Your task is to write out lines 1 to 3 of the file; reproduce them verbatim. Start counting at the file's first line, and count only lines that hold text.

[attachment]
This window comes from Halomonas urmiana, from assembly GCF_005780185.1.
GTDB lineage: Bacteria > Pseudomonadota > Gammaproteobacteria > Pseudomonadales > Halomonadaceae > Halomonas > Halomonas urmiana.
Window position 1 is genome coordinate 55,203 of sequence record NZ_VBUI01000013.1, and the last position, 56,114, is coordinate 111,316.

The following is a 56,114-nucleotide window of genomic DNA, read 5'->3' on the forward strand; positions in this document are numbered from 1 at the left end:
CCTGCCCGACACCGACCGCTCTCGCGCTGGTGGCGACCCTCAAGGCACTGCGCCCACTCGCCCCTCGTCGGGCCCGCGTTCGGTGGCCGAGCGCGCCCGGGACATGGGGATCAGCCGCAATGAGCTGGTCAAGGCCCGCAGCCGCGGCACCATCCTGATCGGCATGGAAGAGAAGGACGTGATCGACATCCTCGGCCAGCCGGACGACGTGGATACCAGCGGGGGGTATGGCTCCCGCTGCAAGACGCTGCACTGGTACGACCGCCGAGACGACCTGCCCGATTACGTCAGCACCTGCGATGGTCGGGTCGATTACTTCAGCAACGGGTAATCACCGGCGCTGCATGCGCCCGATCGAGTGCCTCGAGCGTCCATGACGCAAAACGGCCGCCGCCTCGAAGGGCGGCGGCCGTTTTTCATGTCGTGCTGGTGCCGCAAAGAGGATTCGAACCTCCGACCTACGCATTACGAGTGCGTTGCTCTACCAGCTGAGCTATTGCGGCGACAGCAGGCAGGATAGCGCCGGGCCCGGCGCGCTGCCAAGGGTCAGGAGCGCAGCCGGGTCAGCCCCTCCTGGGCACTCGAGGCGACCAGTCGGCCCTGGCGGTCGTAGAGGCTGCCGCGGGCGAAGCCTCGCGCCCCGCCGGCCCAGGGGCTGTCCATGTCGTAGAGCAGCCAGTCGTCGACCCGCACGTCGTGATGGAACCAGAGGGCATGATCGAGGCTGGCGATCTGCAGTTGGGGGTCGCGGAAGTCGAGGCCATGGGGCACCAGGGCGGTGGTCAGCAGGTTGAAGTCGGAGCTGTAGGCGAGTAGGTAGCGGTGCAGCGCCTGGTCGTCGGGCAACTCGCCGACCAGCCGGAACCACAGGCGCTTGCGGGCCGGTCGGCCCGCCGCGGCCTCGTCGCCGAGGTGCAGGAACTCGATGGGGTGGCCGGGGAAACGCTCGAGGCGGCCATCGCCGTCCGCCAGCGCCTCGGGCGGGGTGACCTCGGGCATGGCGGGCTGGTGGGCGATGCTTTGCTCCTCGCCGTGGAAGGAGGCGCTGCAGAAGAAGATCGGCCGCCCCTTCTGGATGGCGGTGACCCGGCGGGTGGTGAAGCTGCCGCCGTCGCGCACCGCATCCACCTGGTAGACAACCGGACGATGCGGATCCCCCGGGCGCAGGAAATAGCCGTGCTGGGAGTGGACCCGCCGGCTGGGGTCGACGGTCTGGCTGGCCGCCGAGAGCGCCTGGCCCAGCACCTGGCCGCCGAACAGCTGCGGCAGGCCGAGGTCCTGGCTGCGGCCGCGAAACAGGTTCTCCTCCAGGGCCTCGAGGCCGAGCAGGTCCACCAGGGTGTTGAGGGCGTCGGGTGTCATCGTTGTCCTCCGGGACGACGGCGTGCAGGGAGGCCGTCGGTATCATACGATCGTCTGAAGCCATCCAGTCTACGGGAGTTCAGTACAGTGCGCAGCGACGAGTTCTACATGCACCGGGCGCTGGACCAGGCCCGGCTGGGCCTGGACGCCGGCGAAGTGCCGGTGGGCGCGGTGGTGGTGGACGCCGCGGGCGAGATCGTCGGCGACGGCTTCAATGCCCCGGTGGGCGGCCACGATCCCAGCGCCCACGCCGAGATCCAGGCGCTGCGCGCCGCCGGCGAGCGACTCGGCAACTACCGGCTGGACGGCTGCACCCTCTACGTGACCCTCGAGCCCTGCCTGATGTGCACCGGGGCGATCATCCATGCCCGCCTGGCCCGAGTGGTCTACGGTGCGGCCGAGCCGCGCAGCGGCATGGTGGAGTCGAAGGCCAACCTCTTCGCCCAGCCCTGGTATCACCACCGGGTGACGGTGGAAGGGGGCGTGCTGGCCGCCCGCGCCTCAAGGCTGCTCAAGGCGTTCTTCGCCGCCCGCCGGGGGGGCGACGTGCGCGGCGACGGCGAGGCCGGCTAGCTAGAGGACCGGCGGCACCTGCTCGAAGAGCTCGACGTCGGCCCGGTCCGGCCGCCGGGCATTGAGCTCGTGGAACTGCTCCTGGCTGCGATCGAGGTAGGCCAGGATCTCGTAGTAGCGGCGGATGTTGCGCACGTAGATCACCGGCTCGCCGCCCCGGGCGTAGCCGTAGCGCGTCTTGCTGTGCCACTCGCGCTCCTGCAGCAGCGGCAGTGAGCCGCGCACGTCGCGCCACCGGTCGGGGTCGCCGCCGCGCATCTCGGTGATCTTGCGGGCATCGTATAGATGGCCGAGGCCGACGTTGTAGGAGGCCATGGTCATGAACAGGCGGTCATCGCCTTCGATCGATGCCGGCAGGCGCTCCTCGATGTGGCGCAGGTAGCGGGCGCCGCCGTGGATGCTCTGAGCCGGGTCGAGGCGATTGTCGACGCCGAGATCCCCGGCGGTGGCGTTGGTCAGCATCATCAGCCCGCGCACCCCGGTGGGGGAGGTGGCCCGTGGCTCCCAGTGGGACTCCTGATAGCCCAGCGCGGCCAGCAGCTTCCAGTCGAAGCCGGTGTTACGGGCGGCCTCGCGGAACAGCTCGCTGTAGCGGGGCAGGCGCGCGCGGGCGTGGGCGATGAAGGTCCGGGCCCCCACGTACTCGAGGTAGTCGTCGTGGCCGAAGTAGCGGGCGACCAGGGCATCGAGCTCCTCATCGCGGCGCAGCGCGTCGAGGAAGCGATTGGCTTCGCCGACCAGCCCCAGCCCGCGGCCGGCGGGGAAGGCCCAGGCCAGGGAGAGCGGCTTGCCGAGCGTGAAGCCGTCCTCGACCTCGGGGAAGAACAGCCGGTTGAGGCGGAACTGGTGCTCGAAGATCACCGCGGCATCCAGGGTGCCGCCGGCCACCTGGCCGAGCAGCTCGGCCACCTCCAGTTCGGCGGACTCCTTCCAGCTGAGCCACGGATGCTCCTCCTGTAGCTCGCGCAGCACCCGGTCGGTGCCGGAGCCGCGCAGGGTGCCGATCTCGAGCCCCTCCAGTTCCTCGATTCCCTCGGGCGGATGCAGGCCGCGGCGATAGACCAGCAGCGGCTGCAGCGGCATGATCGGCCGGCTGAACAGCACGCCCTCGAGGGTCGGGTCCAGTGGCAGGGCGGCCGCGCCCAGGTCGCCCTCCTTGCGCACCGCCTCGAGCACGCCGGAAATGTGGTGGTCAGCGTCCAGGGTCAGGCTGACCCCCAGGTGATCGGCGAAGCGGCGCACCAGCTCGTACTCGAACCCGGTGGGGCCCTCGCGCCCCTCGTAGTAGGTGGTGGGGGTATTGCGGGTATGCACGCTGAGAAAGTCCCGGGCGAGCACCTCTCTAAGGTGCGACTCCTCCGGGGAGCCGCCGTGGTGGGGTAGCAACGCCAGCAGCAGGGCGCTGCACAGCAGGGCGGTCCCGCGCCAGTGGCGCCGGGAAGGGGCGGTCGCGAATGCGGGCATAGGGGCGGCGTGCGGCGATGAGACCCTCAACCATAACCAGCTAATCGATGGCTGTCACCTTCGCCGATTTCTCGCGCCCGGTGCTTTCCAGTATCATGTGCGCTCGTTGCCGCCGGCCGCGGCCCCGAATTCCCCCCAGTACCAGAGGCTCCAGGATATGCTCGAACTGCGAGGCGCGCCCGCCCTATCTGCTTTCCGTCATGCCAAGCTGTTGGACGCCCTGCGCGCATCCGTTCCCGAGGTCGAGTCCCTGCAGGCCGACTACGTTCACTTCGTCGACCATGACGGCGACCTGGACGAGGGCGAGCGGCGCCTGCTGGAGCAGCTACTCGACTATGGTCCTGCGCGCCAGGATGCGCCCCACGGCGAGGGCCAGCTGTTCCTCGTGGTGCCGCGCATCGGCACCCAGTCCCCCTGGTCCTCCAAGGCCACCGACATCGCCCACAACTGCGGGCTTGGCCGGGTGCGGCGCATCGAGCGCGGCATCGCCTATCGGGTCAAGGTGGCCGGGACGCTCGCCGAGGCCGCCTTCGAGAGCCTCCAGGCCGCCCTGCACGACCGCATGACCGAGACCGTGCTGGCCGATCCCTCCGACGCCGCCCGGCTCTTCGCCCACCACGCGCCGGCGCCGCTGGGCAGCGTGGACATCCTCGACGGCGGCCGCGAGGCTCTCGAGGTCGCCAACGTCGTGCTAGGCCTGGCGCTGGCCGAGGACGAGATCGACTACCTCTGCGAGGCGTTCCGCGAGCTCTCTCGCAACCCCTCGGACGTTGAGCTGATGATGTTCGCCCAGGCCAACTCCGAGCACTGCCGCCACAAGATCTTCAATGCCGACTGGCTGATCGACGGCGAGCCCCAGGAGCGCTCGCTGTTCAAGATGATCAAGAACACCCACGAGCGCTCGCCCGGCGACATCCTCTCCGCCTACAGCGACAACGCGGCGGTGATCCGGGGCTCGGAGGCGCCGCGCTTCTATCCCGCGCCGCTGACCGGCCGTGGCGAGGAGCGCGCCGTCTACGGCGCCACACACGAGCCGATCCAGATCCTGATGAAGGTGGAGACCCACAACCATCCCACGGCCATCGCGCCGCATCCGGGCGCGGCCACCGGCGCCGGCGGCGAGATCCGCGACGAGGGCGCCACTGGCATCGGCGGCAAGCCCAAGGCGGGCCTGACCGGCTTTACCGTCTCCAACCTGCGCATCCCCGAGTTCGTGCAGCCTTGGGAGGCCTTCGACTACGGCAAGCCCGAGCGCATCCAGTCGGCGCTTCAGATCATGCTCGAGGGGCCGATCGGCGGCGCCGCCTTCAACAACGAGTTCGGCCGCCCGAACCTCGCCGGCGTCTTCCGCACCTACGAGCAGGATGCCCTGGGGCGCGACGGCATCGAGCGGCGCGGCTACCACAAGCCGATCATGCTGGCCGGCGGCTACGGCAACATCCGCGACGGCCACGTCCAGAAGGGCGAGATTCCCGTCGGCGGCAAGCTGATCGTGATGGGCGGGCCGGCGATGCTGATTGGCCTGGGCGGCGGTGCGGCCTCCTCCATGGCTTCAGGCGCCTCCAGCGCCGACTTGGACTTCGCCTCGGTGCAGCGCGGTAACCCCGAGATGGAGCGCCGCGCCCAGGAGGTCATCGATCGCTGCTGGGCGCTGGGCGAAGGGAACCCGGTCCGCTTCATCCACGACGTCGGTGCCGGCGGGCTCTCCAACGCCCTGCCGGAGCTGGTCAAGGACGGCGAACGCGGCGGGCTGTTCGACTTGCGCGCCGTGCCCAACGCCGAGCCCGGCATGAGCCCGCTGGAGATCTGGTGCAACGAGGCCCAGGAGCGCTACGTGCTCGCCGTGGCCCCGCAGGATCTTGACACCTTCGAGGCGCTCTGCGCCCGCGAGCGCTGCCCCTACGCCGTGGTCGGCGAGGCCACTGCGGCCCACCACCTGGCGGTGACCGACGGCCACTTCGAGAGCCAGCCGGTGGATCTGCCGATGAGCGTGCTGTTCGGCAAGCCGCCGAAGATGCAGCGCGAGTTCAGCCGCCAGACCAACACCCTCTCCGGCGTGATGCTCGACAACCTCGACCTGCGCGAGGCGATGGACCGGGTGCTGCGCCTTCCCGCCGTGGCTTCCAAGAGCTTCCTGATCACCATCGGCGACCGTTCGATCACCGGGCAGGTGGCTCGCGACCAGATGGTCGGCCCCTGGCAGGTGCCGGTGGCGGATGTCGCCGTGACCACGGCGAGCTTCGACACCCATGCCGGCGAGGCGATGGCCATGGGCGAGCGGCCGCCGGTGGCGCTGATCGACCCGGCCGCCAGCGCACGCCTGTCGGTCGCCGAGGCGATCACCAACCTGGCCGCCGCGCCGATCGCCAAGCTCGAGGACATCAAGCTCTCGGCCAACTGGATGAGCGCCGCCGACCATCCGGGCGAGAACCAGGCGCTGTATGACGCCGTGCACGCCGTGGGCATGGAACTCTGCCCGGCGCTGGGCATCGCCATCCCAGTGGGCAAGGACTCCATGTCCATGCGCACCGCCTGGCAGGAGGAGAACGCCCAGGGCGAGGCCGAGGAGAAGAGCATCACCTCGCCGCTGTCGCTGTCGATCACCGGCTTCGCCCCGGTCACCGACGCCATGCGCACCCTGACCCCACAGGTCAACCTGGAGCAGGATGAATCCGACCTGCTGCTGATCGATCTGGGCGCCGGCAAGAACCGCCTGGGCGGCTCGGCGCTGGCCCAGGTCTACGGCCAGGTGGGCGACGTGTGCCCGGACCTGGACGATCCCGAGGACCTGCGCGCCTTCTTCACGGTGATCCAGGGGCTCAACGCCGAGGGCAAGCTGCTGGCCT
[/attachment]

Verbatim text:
This window comes from Halomonas urmiana, from assembly GCF_005780185.1.
GTDB lineage: Bacteria > Pseudomonadota > Gammaproteobacteria > Pseudomonadales > Halomonadaceae > Halomonas > Halomonas urmiana.
Window position 1 is genome coordinate 55,203 of sequence record NZ_VBUI01000013.1, and the last position, 56,114, is coordinate 111,316.